Of the total sample, 19.9% were allocated to the benzodiazepine (+) group. Female sex and older age were significant factors associated with benzodiazepine prescription. The median number of bed days was 13, and the likelihood of BDZ significantly increased with the number of bed days, even after controlling for the effects of age, gender, and ICD-10 diagnosis. For example, when the analysis was limited to patients with 50 bed days or longer, the percentage of BDZ (32.7%) was equivalent to that of a report from France.
Conclusion
Irrespective of department or disease, patients prescribed benzodiazepine during their hospital stay tended to have a higher number of bed days in the hospital. The difference in the prevalence of BDZ between this study and previous Western studies might be attributed to the relatively short length of hospital stay in this study. Because BDZs are often reported to be prescribed to hospitalized patients without appropriate documentation for the indications for use, it is important to monitor the rational for prescriptions of benzodiazepine carefully, for both clinical and economical reasons.
doi:10.1186/1751-0759-3-10
PMCID: PMC2765986  PMID: 19818119
4.  Prospects of Psychosomatic Medicine 
doi:10.1186/1751-0759-3-1
PMCID: PMC2642858  PMID: 19161633
5.  Clinical application of somatosensory amplification in psychosomatic medicine 
Many patients with somatoform disorders are frequently encountered in psychosomatic clinics as well as in primary care clinics. To assess such patients objectively, the concept of somatosensory amplification may be useful. Somatosensory amplification refers to the tendency to experience a somatic sensation as intense, noxious, and disturbing. It may have a role in a variety of medical conditions characterized by somatic symptoms that are disproportionate to demonstrable organ pathology. It may also explain some of the variability in somatic symptomatology found among different patients with the same serious medical disorder. It has been assessed with a self-report questionnaire, the Somatosensory Amplification Scale. This instrument was developed in a clinical setting in the U.S., and the reliability and validity of the Japanese and Turkish versions have been confirmed as well.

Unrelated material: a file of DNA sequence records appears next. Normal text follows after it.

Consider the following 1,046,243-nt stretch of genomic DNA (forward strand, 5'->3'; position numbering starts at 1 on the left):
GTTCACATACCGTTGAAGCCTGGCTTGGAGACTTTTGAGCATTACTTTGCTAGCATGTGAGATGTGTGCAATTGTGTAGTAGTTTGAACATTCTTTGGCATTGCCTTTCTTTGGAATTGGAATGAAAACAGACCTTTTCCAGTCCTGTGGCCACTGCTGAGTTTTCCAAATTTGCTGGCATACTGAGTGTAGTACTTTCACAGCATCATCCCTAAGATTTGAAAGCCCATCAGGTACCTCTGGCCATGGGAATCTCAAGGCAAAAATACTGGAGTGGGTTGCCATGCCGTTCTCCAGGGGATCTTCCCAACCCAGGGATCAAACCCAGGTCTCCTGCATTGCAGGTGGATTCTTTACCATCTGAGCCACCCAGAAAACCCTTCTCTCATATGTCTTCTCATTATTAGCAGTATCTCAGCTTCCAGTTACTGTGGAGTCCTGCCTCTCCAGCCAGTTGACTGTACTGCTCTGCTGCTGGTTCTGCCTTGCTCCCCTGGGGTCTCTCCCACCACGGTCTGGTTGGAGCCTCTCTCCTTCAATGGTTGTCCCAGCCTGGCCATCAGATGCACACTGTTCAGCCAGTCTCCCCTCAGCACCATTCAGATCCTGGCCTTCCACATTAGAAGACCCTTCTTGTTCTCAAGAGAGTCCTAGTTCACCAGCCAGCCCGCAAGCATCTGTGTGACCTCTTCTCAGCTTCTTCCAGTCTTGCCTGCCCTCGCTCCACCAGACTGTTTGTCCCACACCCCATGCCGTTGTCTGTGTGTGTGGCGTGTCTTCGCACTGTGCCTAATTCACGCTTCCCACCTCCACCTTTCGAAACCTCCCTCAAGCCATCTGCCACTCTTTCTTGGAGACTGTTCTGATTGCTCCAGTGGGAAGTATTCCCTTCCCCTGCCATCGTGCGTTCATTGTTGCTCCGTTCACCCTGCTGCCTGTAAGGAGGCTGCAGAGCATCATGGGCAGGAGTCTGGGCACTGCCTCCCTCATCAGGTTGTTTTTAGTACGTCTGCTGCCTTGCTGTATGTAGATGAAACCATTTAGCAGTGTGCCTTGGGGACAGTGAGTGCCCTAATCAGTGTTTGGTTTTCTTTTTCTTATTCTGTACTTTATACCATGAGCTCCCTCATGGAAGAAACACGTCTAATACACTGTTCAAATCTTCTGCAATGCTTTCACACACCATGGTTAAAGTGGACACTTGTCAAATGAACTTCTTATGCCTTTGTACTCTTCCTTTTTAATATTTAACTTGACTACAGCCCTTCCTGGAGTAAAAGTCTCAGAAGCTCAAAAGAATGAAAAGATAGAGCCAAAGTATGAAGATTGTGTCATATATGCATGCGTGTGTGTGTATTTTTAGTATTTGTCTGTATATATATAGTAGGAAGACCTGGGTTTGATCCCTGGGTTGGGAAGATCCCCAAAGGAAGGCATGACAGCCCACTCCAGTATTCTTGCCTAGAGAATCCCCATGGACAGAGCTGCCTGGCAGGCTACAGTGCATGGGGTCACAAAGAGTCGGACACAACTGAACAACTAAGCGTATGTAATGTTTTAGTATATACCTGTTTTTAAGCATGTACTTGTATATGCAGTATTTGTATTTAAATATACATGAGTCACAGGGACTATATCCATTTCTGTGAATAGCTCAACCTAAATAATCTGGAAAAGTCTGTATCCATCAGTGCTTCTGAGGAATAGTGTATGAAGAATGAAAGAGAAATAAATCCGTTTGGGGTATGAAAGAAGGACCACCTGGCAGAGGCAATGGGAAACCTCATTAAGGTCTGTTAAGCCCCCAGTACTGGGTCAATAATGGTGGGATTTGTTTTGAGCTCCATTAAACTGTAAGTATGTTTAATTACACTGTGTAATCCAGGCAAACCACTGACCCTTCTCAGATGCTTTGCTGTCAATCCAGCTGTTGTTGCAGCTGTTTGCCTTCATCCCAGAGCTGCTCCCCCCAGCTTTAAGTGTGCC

Many studies have attempted to clarify the specific role of somatosensory amplification as a pathogenic mechanism in somatization. It has been reported that somatosensory amplification does not correlate with heightened sensitivity to bodily sensations and that emotional reactivity exerts its influence on somatization via a negatively biased reporting style. According to our recent electroencephalographic study, somatosensory amplification appears to reflect some aspects of long-latency cognitive processing rather than short-latency interoceptive sensitivity.
The concept of somatosensory amplification can be useful as an indicator of somatization in the therapy of a broad range of disorders, from impaired self-awareness to various psychiatric disorders. It also provides useful information for choosing appropriate pharmacological or psychological therapy. While somatosensory amplification has a role in the presentation of somatic symptoms, it is closely associated with other factors, namely, anxiety, depression, and alexithymia that may also influence the same. The specific role of somatosensory amplification with regard to both neurological and psychological function should be clarified in future studies. In this paper, we will explain the concept of amplification and describe its role in psychosomatic illness.
doi:10.1186/1751-0759-1-17
PMCID: PMC2089063  PMID: 17925010

Results 1-5 (5)